Gene Luen Yang, this year’s National Ambassador for Young People’s Literature (and author of the Secret Coders series, a favorite of my nine year old), has issued a summer reading challenge titled Reading Without Walls. Enthusiastically adopted by schools, libraries, and bookstores (local Alexandria folks, check out Hooray for Books’ “Reading Without Walls” Bingo Cards), the challenge asks children to choose books this summer which fall outside their comfort zone. Specifically, books featuring characters “who don’t look or live like you” or “topics you don’t know much about.”

I challenge us parents to do the same when reading to our children this summer. And I have just the book (actually, series) to start you off. The Banana-Leaf Ball: How Play Can Change the World (Ages 6-12), by Katie Smith Milway, stunningly illustrated by Shane W. Evans, is the latest in the CitizenKid series. Intended to “inform children about the world and inspire them to be better global citizens,” the CitizenKid books are meaty, non-fiction picture books for the older elementary child—many of them with supplemental and actionable Afterwards—with stories about ordinary people making a difference, often in neglected corners of the world. For our children, these books are the closest thing to traveling around the world and experiencing firsthand that what they see here in America is not necessarily the reality elsewhere. (One favorite, The Red Bicycle­, which traces a bicycle from America, where a young boy has grown out of it, to West Africa, where a young woman re-purposes it to carry sick people to hospitals, inspired my children last year to donate their old bikes to a local bike shop which participates in a similar program sending discarded bicycles overseas.)

Maybe it’s the timely theme of refugee camps, maybe it’s the fact that both my kids are giddy about soccer right now, or maybe it’s the dramatic, pulsating illustrations by the great Shane W. Evans (you’ll remember how much we loved Lilian’s Right to Vote), but The Banana-Leaf Ball is a particularly special addition to the CitizenKid lineup. Based on a 1993 true story similar to Salva’s, the book tells of ten-year-old Deo, who is forced to flee his East African home in the middle of the night when war breaks out. Deo becomes separated from his family, nearly starves to death, and eventually ends up in a refugee camp in Tanzania. And that’s all in the first two pages.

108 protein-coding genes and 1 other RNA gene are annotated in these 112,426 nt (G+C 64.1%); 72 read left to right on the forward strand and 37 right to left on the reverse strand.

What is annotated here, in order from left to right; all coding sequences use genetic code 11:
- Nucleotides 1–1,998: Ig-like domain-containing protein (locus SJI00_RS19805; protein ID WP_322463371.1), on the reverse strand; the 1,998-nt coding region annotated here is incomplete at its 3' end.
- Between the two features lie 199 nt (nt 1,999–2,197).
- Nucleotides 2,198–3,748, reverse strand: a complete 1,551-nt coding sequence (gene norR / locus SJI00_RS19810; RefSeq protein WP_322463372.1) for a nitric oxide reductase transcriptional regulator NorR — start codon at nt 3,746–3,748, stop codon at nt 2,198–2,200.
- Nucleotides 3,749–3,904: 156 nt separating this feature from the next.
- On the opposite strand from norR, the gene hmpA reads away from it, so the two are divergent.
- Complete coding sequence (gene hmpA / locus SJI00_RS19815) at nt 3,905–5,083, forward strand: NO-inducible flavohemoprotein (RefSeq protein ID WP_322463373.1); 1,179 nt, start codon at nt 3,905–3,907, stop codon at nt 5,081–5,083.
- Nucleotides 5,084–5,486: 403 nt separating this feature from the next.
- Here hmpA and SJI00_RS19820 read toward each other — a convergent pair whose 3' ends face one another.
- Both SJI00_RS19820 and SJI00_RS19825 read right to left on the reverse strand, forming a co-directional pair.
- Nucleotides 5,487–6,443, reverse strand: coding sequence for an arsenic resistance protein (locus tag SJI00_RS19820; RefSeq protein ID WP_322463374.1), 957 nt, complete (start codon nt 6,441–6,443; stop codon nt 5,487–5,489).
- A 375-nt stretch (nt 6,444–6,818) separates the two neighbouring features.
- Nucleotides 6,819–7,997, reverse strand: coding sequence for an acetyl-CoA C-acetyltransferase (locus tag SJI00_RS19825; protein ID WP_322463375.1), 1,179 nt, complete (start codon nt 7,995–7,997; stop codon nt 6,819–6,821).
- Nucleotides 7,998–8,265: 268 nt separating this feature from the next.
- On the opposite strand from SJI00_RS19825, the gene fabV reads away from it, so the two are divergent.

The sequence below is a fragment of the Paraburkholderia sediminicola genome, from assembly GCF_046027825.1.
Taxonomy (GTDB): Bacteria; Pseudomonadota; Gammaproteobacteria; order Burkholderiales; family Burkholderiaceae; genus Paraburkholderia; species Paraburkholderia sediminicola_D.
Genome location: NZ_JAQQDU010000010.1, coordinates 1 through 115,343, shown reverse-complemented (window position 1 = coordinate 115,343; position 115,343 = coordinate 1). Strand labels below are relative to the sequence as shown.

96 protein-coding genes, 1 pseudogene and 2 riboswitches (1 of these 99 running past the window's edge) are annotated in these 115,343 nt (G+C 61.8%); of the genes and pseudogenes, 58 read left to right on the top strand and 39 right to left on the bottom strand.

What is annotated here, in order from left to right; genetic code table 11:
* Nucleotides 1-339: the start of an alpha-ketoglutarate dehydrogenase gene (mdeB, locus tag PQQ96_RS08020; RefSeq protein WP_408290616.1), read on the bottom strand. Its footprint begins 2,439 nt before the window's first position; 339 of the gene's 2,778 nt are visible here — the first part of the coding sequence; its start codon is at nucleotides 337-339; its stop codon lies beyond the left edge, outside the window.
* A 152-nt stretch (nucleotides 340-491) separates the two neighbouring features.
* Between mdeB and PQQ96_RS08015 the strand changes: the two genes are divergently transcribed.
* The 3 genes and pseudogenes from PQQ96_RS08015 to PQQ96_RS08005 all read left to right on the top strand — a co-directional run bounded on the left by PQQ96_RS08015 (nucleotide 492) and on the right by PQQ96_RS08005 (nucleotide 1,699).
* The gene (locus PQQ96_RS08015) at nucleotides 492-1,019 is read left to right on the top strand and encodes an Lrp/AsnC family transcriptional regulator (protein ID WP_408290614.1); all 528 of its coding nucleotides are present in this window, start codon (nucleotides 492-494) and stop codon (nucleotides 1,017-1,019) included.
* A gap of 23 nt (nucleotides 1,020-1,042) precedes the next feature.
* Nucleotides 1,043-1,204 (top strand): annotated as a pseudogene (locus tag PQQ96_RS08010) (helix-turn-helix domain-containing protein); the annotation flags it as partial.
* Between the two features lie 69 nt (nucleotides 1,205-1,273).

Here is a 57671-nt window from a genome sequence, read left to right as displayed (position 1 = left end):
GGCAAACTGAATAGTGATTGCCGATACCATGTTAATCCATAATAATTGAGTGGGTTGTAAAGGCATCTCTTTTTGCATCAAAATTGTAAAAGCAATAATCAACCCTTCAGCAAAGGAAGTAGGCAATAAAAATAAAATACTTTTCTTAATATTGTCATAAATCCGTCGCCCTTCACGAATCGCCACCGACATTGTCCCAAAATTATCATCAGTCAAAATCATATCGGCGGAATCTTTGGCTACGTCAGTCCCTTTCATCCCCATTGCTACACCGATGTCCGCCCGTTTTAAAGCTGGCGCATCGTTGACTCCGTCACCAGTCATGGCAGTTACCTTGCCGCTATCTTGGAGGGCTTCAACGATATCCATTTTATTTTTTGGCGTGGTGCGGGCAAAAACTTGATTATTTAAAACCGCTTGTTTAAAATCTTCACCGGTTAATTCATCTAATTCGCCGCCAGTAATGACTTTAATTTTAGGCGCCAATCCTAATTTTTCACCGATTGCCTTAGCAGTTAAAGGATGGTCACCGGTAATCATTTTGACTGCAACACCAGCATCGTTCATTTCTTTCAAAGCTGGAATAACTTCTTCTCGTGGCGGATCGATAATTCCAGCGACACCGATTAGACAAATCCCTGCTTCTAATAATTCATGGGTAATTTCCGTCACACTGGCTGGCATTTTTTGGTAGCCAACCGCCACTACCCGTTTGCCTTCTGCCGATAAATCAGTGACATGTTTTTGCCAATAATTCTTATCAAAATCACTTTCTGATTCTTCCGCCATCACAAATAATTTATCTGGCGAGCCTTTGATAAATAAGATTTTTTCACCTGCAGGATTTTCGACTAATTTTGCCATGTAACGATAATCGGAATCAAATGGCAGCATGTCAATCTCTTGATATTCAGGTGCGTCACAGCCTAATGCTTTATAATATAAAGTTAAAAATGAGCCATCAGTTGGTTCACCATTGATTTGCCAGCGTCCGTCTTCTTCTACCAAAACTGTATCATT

The rest of the book takes place in the camp, where shy, reserved Deo initially keeps to himself, anxious to avoid the explosive squabbles which frequently break out when resources are scarce. “He especially avoids Remy, a gang leader who picks fights and bullies other students into giving him whatever they have—food, pencils, paper, spoons.”

One of the hardest things, I think, for children (even adults) to appreciate is that many refugees have led full lives before they were forced from their homes with only what they could carry on their backs. They had gardens with food and chests with family heirlooms. They lived among family and friends and laughed and felt jealous of their older siblings and jumped up and down when their parent came home from the market with treats. They played sports.

We get a glimpse into what Deo’s life once looked like through his determination to salvage one particular piece of it: his love of soccer. Forced to leave behind his cherished soccer ball—handmade from carefully wrapped banana leaves and twine—Deo sets his sights on weaving a new one. When Remy steals the banana leaves out from underneath him, Deo only becomes more determined, working in secret and later hiding the finished product.

But Deo soon realizes it’s what the ball represents that is truly worth saving. At the camp’s school, a coach organizes a soccer game, choosing Deo as captain of the Shirts Team after the coach throws him the ball and Deo instinctively “catches it on one knee and bounces it knee to knee, foot to foot and down to the ground.” To Deo’s dismay, the bully Remy is also assigned to Deo’s team and immediately begins threatening Deo under his breath.

And yet, when the game begins, all differences are set aside under the common objective of scoring. The boys not only quickly discover each other’s strengths (Deo is skilled, but Remy is fast), but they capitalize on them to win. Deo kicks high to Remy, who heads the ball into the goal.

The boys’ teamwork on the field begins to extend into daily life. Remy asks Deo to teach him his soccer “tricks” outside school hours. When Deo’s ball breaks, Remy pulls the elastic band out of his own pants so Deo can repair it. Deo in turn offers comfort when Remy confides about his grief at losing his parents in the war.

Eventually, the two begin to teach other children in the camp how to make banana-leaf soccer balls.

Ball by ball, practice by practice, children who were once afraid of one another laugh together. There are still problems in the camp, but no one feels alone anymore. They are like a team, and their hope for ejo, tomorrow, is becoming hope for ubu, now.

As the story ends, we learn that Deo eventually reunites with his family and returns home when peace comes. But the camps have altered the course of his life in one critical way. Having experienced firsthand the power of play to unite and heal, a now grown-up Deo decides to coach sports in his village. In the powerful Afterward, we not only learn more about the real Deo’s story, but we see a photo of him coaching next to a close-up shot of  banana-leaf balls, which still today he teaches local children how to make.